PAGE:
Â• Sometimes, the hockey gods reward the game's good guys. Evidence of that was on display last night in Buffalo, where all-around solid citizen Daniel Alfredsson took a slap shot from the point that led to the Senators' game-winning goal against Buffalo. Other than team management and the wholly-deserving Martin Gerber, nobody takes more heat in Ottawa than the captain. In an ideal world, Alfredsson's effort would shut up those who continuously disparage him, but who's kidding who Â– it will take nothing less than a Stanley Cup title to silence those squawkers.
Â• The Senators' gaffe midway through the third period was symbolic of their entire season. Ottawa was in the midst of a of a 4-on-2 power play rush in Buffalo's zone when they took a bench minor for too many men on the ice. The Sabres didn't score on their ensuing man advantage, but blown opportunities have been the Sens' specialty thus far this year.
Â•The most recent example of Bobby Knight's unparalleled zealotry illuminates yet again the ugly side of pro sports' Â“win-at-all-costsÂ” mentality. The loathsome Knight should have been fired long ago, but because he has established a lucrative cult of personality around himself, he is apologized for time and again.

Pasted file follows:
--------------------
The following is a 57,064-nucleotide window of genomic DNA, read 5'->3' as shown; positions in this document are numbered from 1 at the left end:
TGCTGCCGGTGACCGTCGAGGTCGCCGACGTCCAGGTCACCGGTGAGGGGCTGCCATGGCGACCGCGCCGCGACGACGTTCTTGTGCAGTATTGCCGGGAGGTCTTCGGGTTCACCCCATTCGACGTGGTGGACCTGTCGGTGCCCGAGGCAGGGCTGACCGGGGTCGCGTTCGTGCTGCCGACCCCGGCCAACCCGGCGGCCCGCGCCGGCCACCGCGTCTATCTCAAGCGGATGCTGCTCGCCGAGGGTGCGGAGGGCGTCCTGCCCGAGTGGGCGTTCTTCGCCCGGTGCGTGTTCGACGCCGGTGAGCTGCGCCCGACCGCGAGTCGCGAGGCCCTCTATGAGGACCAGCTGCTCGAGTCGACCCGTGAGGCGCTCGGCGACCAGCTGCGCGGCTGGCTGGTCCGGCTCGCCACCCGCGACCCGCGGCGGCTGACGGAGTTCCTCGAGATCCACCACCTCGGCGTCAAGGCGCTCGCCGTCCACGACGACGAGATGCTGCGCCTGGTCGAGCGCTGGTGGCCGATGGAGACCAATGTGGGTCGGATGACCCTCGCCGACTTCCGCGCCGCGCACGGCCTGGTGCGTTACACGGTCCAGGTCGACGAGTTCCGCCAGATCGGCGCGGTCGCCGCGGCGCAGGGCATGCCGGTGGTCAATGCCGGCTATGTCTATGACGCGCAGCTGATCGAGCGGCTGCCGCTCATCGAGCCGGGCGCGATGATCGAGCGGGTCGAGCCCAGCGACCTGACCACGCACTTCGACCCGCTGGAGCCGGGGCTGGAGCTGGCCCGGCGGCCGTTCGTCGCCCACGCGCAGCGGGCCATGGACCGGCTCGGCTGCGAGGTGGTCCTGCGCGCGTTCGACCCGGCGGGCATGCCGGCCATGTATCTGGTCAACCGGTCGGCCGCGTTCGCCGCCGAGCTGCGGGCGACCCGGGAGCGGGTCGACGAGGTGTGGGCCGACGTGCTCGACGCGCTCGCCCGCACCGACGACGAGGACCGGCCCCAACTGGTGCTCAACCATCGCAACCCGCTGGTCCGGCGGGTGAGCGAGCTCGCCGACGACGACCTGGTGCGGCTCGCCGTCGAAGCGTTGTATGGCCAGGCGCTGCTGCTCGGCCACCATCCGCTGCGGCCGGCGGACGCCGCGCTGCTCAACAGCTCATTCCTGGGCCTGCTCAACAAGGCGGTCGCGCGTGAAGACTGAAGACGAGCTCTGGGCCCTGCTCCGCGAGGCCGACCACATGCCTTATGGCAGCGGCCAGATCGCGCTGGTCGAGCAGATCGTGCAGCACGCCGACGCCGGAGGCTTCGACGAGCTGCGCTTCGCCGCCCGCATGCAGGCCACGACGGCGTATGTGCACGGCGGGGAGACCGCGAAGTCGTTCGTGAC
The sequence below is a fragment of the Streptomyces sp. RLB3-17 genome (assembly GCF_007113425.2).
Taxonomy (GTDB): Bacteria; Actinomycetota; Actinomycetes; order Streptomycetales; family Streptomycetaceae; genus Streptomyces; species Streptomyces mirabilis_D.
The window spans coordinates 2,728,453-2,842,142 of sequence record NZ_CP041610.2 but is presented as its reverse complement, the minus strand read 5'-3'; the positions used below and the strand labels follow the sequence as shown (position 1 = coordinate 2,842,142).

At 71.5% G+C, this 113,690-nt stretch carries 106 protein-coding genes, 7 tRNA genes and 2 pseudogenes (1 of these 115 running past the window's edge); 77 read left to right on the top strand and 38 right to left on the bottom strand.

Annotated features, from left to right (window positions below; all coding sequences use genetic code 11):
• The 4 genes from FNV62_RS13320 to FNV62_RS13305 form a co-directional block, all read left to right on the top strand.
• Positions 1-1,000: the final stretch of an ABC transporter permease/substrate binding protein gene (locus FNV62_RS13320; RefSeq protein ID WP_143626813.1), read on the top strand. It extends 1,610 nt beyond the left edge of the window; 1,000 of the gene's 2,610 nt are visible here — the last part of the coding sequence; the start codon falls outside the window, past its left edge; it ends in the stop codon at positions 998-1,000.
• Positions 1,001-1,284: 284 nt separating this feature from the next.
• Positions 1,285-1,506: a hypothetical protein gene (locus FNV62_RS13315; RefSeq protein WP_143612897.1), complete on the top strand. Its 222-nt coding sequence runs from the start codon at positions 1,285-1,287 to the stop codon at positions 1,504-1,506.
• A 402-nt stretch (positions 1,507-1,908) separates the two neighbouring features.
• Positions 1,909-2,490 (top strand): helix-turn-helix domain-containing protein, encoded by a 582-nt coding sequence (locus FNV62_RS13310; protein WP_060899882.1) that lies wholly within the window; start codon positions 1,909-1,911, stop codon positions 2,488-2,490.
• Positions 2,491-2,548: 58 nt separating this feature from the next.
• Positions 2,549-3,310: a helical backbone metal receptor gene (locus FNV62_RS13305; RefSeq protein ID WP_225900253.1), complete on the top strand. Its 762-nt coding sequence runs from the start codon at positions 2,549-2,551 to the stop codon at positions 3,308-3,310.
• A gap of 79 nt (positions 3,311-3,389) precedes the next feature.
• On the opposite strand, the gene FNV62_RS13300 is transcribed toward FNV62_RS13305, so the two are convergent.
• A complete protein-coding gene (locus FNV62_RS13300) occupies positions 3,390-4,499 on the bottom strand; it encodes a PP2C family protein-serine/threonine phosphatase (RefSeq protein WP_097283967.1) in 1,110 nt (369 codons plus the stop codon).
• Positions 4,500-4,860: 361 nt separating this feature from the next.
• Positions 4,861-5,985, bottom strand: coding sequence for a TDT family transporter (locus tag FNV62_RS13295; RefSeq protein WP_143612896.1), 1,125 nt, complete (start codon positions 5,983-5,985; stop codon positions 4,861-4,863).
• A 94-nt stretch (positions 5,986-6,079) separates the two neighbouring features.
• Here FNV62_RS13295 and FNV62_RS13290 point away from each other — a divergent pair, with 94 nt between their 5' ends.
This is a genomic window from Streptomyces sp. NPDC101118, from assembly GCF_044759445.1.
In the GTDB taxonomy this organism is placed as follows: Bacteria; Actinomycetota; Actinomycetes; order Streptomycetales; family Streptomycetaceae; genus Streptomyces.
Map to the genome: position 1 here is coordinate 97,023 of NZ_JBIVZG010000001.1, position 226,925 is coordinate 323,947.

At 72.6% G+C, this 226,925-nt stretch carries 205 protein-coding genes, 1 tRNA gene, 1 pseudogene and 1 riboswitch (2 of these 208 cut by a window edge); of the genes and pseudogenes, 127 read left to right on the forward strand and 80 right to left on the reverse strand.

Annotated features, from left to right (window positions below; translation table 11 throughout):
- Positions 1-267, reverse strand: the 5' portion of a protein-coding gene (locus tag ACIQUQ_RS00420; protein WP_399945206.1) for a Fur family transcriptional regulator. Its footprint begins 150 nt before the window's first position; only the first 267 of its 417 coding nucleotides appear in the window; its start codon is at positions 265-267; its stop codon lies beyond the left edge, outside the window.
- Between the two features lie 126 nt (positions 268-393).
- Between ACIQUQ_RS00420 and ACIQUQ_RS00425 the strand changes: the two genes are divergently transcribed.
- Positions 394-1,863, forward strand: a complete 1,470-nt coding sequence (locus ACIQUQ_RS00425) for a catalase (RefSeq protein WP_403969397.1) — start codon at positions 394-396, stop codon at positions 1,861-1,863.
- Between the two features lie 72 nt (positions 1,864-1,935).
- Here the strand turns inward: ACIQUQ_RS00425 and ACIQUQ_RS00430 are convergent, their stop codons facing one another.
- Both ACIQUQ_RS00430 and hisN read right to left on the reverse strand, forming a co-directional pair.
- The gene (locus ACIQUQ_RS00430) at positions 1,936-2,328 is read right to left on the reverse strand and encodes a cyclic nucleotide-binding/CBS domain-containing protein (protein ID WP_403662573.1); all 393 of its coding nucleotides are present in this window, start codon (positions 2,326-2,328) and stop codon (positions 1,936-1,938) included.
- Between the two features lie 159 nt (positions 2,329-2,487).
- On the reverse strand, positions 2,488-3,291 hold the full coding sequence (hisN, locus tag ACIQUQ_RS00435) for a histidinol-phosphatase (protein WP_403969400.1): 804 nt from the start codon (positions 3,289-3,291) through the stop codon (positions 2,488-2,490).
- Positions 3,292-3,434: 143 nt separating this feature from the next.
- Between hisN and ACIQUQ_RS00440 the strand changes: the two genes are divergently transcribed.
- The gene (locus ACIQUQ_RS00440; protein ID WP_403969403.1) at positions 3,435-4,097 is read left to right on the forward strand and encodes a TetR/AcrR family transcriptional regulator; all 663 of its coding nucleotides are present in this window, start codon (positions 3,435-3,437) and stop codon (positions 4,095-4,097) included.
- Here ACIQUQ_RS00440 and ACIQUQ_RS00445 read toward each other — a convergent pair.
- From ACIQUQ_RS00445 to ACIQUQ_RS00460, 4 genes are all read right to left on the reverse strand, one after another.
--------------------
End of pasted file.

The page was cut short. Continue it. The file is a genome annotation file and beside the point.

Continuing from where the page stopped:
Â• Good on the NHL for being the first major sports league to formally work with YouTube. Harnessing new media can only help ingratiate the product to new generations of fans. And the next time Ed Belfour and Alex Auld have a Mentos-and-Diet Coke-related injury incident, we'll get to see it.
Â• In flipping around the TV dial last night, I saw some of the latest episode of America's Next Top Model. And I watched thin young woman after thin young woman get called up on a stage, and Â– under the guise of learning to Â“actÂ” Â– sob unbearably while revealing her particular real-life neuroses. Predictably, the eventual winner of the acting competition just so happened to disclose a previous attempt at suicide.
After a while of watching, I couldn't get two words out of my head: pain porn. They're adorned with glamorous veneers, but these reality shows-cum-self-help infomercials have hearts as dark as any freak show promoter's.